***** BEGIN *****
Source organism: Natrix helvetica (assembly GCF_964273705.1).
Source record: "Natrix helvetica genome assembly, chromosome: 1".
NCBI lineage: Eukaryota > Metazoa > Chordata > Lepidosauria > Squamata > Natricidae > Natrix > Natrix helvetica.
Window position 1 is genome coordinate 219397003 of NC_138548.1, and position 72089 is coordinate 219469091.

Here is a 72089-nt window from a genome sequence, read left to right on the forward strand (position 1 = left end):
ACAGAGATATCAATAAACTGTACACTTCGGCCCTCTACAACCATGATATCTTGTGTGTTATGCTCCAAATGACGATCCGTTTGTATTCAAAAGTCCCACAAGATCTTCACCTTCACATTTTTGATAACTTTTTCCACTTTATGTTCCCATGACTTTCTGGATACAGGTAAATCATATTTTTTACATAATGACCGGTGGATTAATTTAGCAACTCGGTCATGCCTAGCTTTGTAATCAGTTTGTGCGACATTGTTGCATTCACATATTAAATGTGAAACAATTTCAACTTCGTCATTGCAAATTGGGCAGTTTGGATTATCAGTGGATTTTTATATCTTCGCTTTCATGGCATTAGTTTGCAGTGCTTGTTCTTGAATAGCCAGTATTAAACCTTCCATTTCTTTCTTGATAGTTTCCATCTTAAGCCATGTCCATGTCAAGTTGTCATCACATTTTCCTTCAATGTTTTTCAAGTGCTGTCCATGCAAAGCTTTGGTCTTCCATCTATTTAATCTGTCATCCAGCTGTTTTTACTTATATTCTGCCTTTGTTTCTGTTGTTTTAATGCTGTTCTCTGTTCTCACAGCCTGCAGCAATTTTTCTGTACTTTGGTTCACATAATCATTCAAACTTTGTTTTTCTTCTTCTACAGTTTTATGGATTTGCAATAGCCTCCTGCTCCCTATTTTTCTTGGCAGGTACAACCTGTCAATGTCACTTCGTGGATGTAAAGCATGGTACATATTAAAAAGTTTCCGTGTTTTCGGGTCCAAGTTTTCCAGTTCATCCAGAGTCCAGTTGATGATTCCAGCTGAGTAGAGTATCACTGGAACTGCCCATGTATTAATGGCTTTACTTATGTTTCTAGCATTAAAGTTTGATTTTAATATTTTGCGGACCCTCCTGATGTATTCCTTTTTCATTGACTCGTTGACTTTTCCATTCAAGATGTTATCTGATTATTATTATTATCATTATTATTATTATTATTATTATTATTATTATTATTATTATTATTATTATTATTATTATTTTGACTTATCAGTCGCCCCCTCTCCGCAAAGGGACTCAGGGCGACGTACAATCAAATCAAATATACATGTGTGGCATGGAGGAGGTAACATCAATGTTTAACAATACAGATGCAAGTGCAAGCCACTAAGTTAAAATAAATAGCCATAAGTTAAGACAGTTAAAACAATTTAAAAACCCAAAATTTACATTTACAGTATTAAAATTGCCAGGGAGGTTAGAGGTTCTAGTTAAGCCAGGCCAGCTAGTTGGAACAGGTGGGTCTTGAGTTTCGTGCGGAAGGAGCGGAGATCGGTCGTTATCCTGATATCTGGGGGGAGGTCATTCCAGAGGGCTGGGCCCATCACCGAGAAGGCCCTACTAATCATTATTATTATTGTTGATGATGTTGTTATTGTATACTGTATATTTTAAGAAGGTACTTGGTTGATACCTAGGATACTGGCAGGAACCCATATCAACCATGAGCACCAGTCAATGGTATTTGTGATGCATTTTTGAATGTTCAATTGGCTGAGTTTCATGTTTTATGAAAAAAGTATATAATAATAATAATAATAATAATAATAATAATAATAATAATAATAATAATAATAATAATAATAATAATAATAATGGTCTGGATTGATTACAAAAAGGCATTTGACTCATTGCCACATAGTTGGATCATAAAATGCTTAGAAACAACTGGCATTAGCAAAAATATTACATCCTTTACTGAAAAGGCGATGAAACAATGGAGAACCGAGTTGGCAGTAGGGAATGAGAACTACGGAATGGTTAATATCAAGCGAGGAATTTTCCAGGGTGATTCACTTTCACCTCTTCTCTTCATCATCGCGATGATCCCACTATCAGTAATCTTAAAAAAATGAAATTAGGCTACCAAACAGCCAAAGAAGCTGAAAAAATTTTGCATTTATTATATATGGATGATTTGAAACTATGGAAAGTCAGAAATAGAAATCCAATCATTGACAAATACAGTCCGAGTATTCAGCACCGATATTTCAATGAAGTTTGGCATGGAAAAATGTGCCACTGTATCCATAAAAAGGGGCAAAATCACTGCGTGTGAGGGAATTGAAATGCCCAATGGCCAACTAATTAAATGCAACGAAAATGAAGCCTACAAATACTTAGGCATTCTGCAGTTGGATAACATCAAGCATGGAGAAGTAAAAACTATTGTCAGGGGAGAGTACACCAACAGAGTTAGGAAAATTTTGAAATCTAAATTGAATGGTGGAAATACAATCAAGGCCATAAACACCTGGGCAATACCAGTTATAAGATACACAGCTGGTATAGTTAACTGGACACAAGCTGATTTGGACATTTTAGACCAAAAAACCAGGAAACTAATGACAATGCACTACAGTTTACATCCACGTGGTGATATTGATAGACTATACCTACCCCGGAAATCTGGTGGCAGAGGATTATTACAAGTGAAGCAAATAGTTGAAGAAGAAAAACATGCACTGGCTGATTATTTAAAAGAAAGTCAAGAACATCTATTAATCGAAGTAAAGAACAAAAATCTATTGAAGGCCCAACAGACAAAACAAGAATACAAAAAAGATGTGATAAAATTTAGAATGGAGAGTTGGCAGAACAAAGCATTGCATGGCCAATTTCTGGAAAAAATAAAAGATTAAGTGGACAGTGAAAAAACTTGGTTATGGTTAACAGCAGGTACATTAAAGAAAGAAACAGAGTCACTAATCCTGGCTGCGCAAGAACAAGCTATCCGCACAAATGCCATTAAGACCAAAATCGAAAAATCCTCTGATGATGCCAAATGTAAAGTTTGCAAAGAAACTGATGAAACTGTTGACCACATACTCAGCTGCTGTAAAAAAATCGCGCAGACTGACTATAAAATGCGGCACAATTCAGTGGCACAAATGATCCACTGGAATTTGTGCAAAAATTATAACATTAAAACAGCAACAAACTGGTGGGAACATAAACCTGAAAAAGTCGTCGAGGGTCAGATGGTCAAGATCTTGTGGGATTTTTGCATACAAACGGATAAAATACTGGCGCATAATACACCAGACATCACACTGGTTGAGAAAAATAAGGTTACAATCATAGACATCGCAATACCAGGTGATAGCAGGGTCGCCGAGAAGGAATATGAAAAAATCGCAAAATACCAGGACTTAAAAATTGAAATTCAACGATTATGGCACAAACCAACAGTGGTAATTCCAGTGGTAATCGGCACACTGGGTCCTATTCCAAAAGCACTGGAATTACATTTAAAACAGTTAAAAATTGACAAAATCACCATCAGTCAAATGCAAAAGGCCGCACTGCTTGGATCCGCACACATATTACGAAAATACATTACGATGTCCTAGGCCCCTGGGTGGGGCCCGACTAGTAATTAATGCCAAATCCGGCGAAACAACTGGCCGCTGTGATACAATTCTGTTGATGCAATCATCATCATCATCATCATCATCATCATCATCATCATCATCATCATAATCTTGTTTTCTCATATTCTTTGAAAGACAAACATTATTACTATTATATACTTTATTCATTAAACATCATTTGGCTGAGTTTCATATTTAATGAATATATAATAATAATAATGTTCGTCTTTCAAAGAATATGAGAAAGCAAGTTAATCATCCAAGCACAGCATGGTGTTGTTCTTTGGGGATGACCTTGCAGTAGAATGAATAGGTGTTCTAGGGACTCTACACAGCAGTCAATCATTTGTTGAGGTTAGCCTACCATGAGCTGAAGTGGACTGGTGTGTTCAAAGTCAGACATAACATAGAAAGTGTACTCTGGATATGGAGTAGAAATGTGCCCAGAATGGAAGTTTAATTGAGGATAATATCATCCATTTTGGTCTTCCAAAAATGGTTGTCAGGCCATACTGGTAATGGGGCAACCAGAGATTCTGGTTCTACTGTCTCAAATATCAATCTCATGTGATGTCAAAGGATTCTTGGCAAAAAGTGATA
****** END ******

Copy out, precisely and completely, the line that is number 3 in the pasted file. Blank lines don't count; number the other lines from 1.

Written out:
NCBI lineage: Eukaryota > Metazoa > Chordata > Lepidosauria > Squamata > Natricidae > Natrix > Natrix helvetica.